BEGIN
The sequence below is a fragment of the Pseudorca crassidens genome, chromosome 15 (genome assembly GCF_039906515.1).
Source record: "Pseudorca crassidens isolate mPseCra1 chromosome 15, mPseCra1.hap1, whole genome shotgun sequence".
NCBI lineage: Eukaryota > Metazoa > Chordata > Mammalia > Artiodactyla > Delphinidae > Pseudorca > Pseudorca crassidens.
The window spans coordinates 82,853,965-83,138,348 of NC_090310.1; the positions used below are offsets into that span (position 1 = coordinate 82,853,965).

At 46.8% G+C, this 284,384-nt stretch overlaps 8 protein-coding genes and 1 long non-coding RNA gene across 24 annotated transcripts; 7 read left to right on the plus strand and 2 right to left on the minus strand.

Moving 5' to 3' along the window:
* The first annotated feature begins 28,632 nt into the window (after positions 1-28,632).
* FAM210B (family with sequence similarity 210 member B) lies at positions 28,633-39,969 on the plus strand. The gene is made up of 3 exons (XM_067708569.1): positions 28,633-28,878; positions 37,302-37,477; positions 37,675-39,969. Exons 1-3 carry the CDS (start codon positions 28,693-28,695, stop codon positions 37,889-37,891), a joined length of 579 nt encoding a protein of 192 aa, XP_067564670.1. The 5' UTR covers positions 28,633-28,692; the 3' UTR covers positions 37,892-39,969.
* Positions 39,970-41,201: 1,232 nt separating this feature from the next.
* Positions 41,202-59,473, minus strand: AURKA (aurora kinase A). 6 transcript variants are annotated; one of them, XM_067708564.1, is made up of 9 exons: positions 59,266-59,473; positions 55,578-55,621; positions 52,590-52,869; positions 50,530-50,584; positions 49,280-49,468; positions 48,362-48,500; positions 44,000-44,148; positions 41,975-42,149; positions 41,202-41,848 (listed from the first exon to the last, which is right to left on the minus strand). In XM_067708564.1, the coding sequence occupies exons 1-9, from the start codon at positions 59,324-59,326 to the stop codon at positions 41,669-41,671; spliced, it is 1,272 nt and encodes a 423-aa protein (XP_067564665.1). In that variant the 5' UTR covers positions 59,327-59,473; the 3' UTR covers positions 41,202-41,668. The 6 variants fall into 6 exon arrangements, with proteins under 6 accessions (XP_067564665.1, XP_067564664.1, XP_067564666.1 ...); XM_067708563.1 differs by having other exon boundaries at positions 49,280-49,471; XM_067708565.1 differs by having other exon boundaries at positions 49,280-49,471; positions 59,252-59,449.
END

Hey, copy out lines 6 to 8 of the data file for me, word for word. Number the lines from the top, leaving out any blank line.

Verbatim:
Moving 5' to 3' along the window:
* The first annotated feature begins 28,632 nt into the window (after positions 1-28,632).
* FAM210B (family with sequence similarity 210 member B) lies at positions 28,633-39,969 on the plus strand. The gene is made up of 3 exons (XM_067708569.1): positions 28,633-28,878; positions 37,302-37,477; positions 37,675-39,969. Exons 1-3 carry the CDS (start codon positions 28,693-28,695, stop codon positions 37,889-37,891), a joined length of 579 nt encoding a protein of 192 aa, XP_067564670.1. The 5' UTR covers positions 28,633-28,692; the 3' UTR covers positions 37,892-39,969.